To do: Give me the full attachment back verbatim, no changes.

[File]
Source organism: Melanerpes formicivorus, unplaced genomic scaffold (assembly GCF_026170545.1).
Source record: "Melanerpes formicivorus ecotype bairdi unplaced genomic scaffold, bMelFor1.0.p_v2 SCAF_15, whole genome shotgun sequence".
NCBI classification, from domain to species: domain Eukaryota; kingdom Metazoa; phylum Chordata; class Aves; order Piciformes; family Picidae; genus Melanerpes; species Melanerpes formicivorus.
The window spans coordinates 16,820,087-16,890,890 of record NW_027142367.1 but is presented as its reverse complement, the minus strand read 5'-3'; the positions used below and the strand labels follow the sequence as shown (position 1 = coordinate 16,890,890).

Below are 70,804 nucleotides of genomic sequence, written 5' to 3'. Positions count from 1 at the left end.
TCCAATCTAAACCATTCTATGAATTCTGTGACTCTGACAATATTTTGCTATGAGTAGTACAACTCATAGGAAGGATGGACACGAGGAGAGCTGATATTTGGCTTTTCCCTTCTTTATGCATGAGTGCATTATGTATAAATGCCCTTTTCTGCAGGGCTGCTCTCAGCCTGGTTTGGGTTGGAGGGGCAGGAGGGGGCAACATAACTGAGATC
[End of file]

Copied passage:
Source organism: Melanerpes formicivorus, unplaced genomic scaffold (assembly GCF_026170545.1).
Source record: "Melanerpes formicivorus ecotype bairdi unplaced genomic scaffold, bMelFor1.0.p_v2 SCAF_15, whole genome shotgun sequence".
NCBI classification, from domain to species: domain Eukaryota; kingdom Metazoa; phylum Chordata; class Aves; order Piciformes; family Picidae; genus Melanerpes; species Melanerpes formicivorus.
The window spans coordinates 16,820,087-16,890,890 of record NW_027142367.1 but is presented as its reverse complement, the minus strand read 5'-3'; the positions used below and the strand labels follow the sequence as shown (position 1 = coordinate 16,890,890).

Below are 70,804 nucleotides of genomic sequence, written 5' to 3'. Positions count from 1 at the left end.
TCCAATCTAAACCATTCTATGAATTCTGTGACTCTGACAATATTTTGCTATGAGTAGTACAACTCATAGGAAGGATGGACACGAGGAGAGCTGATATTTGGCTTTTCCCTTCTTTATGCATGAGTGCATTATGTATAAATGCCCTTTTCTGCAGGGCTGCTCTCAGCCTGGTTTGGGTTGGAGGGGCAGGAGGGGGCAACATAACTGAGATC